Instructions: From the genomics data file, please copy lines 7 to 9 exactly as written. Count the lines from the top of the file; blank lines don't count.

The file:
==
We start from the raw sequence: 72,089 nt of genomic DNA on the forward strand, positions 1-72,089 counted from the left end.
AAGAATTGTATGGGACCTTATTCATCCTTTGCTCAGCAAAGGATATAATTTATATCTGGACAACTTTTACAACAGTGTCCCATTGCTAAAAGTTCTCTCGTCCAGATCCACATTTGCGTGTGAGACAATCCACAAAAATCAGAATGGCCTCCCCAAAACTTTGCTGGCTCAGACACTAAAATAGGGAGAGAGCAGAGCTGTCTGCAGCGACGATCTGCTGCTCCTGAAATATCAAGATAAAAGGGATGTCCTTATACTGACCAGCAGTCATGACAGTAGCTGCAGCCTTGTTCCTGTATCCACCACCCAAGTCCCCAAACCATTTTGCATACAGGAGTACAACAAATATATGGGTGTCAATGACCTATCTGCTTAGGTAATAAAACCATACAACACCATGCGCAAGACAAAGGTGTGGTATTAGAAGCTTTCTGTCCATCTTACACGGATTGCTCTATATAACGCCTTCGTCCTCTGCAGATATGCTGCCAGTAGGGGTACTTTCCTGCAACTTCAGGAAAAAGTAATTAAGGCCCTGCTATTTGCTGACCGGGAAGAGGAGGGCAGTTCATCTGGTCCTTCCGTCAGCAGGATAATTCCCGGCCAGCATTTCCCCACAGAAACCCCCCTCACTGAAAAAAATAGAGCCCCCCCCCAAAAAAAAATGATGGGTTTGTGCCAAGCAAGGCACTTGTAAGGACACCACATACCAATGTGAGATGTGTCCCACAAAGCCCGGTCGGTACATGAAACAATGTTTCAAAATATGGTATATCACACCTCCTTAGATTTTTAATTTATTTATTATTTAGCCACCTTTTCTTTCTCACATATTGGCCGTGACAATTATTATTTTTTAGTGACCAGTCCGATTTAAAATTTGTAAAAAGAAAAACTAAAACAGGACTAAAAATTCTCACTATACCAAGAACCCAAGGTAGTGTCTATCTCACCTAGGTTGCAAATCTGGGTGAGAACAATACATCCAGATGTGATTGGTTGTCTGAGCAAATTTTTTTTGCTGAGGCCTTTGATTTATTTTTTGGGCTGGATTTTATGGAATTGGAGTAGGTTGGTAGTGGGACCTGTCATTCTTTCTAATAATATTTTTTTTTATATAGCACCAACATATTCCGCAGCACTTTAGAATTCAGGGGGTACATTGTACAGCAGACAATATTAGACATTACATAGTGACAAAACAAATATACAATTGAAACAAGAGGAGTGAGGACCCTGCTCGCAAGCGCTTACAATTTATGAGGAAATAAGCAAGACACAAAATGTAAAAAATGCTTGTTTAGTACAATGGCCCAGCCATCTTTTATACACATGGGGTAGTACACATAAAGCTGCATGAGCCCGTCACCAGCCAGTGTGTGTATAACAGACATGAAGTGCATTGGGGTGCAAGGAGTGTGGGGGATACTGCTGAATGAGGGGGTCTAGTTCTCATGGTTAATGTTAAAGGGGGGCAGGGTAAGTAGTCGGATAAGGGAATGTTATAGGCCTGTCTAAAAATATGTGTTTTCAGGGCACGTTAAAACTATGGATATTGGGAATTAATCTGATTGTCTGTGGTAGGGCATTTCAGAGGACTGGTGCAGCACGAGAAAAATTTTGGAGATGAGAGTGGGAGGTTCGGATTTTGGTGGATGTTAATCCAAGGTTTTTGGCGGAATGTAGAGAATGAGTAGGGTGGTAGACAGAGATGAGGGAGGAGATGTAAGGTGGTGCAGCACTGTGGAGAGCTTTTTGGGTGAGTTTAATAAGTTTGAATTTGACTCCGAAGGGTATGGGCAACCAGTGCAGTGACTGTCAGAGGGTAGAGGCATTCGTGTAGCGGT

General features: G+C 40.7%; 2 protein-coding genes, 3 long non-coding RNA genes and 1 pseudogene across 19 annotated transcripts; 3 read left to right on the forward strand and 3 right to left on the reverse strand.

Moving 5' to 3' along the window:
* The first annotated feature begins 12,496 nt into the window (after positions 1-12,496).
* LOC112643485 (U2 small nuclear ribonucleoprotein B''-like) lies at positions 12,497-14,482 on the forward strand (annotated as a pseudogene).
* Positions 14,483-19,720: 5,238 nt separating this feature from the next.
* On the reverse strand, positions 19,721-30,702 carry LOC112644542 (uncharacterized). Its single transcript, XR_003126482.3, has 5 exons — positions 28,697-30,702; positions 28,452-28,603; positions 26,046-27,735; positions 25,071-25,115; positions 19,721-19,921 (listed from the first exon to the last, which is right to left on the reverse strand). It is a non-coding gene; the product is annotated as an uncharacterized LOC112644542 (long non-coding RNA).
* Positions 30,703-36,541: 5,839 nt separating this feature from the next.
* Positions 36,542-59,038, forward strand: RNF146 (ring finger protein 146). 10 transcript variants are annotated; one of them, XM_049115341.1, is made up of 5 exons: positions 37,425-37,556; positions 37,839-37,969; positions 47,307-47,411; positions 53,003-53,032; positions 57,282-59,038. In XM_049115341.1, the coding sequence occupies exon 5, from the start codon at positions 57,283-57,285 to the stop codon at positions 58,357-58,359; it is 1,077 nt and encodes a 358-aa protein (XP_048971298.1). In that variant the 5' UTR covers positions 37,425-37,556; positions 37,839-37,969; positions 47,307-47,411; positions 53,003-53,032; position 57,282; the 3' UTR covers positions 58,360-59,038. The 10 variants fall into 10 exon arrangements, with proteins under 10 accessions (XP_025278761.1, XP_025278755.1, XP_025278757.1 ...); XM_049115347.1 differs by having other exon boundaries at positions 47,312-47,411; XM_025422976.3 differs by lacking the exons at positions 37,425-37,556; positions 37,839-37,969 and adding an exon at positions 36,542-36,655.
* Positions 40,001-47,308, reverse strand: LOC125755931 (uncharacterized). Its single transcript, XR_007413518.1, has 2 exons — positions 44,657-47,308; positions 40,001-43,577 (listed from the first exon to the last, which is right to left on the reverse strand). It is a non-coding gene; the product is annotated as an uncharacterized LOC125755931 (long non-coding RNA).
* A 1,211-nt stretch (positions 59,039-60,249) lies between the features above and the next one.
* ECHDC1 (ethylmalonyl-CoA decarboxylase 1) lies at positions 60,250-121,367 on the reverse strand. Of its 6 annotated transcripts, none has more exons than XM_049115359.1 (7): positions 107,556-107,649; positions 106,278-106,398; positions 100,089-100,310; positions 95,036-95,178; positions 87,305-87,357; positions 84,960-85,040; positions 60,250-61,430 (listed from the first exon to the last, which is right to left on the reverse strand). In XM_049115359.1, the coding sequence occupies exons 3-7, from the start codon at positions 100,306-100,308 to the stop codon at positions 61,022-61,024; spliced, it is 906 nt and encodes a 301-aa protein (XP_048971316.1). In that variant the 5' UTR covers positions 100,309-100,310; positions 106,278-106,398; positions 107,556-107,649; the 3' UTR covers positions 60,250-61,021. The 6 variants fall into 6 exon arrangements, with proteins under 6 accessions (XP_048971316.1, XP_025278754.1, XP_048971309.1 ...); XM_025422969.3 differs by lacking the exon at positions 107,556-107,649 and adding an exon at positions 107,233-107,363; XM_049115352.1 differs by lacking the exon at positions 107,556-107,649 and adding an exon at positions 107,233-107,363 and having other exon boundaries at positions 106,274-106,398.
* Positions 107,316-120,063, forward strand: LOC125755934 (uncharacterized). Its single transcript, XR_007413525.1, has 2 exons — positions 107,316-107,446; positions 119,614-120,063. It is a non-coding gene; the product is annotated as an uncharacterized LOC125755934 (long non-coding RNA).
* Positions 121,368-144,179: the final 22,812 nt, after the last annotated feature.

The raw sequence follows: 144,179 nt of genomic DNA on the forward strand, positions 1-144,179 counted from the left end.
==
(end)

* Positions 14,483-19,720: 5,238 nt separating this feature from the next.
* On the reverse strand, positions 19,721-30,702 carry LOC112644542 (uncharacterized). Its single transcript, XR_003126482.3, has 5 exons — positions 28,697-30,702; positions 28,452-28,603; positions 26,046-27,735; positions 25,071-25,115; positions 19,721-19,921 (listed from the first exon to the last, which is right to left on the reverse strand). It is a non-coding gene; the product is annotated as an uncharacterized LOC112644542 (long non-coding RNA).
* Positions 30,703-36,541: 5,839 nt separating this feature from the next.